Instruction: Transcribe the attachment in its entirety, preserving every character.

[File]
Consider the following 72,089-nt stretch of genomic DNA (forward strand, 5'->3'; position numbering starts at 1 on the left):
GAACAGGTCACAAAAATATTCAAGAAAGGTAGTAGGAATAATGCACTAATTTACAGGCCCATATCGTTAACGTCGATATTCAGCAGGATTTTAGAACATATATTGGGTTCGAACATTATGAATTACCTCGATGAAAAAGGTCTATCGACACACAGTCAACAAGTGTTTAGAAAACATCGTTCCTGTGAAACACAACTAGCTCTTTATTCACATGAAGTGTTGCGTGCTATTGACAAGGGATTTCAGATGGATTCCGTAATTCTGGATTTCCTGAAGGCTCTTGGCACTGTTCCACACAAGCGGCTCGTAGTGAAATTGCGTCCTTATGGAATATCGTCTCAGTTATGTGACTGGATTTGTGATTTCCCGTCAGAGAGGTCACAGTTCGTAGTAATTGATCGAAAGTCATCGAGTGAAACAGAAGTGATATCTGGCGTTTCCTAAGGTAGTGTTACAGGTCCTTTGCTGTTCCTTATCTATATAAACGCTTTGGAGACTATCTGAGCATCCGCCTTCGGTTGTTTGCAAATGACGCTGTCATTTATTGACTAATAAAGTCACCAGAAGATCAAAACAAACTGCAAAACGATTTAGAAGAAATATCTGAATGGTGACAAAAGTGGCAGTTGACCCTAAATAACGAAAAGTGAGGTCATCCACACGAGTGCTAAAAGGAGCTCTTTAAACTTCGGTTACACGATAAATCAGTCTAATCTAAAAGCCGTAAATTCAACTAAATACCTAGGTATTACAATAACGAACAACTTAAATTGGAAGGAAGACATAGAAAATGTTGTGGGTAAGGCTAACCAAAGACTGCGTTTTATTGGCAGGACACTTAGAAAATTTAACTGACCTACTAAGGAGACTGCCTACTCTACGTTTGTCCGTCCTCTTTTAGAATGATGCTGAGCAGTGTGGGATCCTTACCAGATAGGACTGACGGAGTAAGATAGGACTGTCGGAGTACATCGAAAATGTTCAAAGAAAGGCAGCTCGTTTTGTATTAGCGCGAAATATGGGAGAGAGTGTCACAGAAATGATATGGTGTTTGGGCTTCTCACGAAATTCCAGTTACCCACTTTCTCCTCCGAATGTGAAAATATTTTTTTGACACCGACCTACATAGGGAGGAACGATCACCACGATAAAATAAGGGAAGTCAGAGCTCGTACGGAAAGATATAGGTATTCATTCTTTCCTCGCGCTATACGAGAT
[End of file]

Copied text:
Consider the following 72,089-nt stretch of genomic DNA (forward strand, 5'->3'; position numbering starts at 1 on the left):
GAACAGGTCACAAAAATATTCAAGAAAGGTAGTAGGAATAATGCACTAATTTACAGGCCCATATCGTTAACGTCGATATTCAGCAGGATTTTAGAACATATATTGGGTTCGAACATTATGAATTACCTCGATGAAAAAGGTCTATCGACACACAGTCAACAAGTGTTTAGAAAACATCGTTCCTGTGAAACACAACTAGCTCTTTATTCACATGAAGTGTTGCGTGCTATTGACAAGGGATTTCAGATGGATTCCGTAATTCTGGATTTCCTGAAGGCTCTTGGCACTGTTCCACACAAGCGGCTCGTAGTGAAATTGCGTCCTTATGGAATATCGTCTCAGTTATGTGACTGGATTTGTGATTTCCCGTCAGAGAGGTCACAGTTCGTAGTAATTGATCGAAAGTCATCGAGTGAAACAGAAGTGATATCTGGCGTTTCCTAAGGTAGTGTTACAGGTCCTTTGCTGTTCCTTATCTATATAAACGCTTTGGAGACTATCTGAGCATCCGCCTTCGGTTGTTTGCAAATGACGCTGTCATTTATTGACTAATAAAGTCACCAGAAGATCAAAACAAACTGCAAAACGATTTAGAAGAAATATCTGAATGGTGACAAAAGTGGCAGTTGACCCTAAATAACGAAAAGTGAGGTCATCCACACGAGTGCTAAAAGGAGCTCTTTAAACTTCGGTTACACGATAAATCAGTCTAATCTAAAAGCCGTAAATTCAACTAAATACCTAGGTATTACAATAACGAACAACTTAAATTGGAAGGAAGACATAGAAAATGTTGTGGGTAAGGCTAACCAAAGACTGCGTTTTATTGGCAGGACACTTAGAAAATTTAACTGACCTACTAAGGAGACTGCCTACTCTACGTTTGTCCGTCCTCTTTTAGAATGATGCTGAGCAGTGTGGGATCCTTACCAGATAGGACTGACGGAGTAAGATAGGACTGTCGGAGTACATCGAAAATGTTCAAAGAAAGGCAGCTCGTTTTGTATTAGCGCGAAATATGGGAGAGAGTGTCACAGAAATGATATGGTGTTTGGGCTTCTCACGAAATTCCAGTTACCCACTTTCTCCTCCGAATGTGAAAATATTTTTTTGACACCGACCTACATAGGGAGGAACGATCACCACGATAAAATAAGGGAAGTCAGAGCTCGTACGGAAAGATATAGGTATTCATTCTTTCCTCGCGCTATACGAGAT